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Hydrolysis

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Endpoint:
hydrolysis
Type of information:
experimental study
Adequacy of study:
supporting study
Study period:
no data
Reliability:
2 (reliable with restrictions)
Rationale for reliability incl. deficiencies:
study well documented, meets generally accepted scientific principles, acceptable for assessment
Remarks:
This study does not follow normalised testing guideline and GLP, but was performed according to an relevant method for this type of inorganic substance.
Reason / purpose:
reference to same study
Qualifier:
no guideline followed
Principles of method if other than guideline:
In this study the water solubility and stability of Lithium cryolite has been determined as function of time and pH.
In the time-dependence experiment, a defined quantity of test item has been put in de-ionized water and stirred during different duration from 2 hours to 7 days at room temperature.
In the pH-dependence experiment, a defined quantity of test item has been put in de-ionized water and the pH of the suspension was set to 4, 7 and 9 by adding small amounts of aqueous hydrofluoric acid or lithium hydroxide. The suspensions were stirred for two days at room temperature.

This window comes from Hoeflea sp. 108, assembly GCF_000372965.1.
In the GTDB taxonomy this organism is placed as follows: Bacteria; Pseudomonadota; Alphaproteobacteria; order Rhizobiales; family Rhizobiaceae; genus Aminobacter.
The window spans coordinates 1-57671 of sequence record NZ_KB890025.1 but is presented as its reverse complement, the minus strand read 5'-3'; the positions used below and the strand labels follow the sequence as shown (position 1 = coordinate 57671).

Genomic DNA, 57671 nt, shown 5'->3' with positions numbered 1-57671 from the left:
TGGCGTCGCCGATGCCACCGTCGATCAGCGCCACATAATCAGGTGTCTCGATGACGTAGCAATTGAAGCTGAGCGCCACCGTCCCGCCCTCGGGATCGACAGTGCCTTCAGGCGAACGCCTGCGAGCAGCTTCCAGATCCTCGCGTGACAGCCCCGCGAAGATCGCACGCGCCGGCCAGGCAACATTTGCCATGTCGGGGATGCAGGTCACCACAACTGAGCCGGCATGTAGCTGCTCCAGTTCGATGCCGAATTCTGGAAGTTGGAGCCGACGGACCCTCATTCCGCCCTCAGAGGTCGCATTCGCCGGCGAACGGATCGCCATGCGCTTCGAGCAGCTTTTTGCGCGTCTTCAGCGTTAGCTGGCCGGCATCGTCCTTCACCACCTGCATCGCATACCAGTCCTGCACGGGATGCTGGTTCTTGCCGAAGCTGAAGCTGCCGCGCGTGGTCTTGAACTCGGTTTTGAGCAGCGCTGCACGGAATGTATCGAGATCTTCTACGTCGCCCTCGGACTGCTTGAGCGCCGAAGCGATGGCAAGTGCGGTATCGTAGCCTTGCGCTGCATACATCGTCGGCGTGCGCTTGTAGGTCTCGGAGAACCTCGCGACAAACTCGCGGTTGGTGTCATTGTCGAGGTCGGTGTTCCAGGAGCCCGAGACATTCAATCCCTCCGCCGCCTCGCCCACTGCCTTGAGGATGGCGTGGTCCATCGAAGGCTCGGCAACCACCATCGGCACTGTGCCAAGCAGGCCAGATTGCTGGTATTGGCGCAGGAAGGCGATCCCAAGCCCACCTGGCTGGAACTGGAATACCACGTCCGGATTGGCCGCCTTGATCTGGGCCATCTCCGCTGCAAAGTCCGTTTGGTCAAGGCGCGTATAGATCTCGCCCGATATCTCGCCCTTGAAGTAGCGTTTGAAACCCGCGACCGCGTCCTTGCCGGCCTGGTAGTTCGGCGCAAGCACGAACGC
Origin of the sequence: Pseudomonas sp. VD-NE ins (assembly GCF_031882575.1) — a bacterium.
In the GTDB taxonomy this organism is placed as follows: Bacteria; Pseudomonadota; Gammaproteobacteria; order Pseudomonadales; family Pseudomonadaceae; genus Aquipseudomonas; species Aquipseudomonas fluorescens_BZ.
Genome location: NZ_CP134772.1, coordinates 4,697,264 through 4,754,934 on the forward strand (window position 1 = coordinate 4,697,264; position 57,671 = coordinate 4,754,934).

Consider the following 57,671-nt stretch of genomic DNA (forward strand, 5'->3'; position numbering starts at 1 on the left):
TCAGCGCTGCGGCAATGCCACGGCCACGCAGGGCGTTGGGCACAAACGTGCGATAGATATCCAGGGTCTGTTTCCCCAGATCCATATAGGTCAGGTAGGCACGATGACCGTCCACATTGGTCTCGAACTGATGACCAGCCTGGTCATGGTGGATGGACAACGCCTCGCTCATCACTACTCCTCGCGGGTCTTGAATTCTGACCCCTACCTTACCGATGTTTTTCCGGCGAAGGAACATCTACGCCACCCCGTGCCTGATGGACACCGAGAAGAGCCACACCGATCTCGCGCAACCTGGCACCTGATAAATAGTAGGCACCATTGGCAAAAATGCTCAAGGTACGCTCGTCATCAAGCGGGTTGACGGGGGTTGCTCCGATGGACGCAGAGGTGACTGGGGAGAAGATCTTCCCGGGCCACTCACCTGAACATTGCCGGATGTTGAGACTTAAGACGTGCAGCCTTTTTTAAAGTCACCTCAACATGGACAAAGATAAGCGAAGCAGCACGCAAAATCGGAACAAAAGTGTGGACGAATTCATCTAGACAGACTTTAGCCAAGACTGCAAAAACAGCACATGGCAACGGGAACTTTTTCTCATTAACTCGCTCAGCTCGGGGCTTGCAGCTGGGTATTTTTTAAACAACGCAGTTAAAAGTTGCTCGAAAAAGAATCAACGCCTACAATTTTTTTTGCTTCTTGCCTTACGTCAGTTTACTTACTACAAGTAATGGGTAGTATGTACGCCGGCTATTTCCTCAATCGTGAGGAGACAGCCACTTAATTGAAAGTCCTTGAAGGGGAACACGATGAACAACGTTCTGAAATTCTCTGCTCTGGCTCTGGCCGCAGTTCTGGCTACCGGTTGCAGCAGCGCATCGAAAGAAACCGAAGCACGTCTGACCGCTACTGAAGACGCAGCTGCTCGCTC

In both experiments, the suspensions were then filtered and the solid dried at 120°C and re-weighted. Analyses of the solutions and solids were conducted in order to determine the solubility and to qualitatively describe the eventual hydrolysis process occurring in the solutions.
GLP compliance:
no
Remarks:
(laboratory certified according to ISO/TS 16949)
Specific details on test material used for the study:
Details on properties of test surrogate or analogue material (migrated information):
Not applicable
Radiolabelling:
no
Analytical monitoring:
yes
Details on sampling:
No data
Buffers:
aqueous hydrofluoric acid and lithium hydroxide
Details on test conditions:
SOLUBILITY (TIME DEPENDENCE)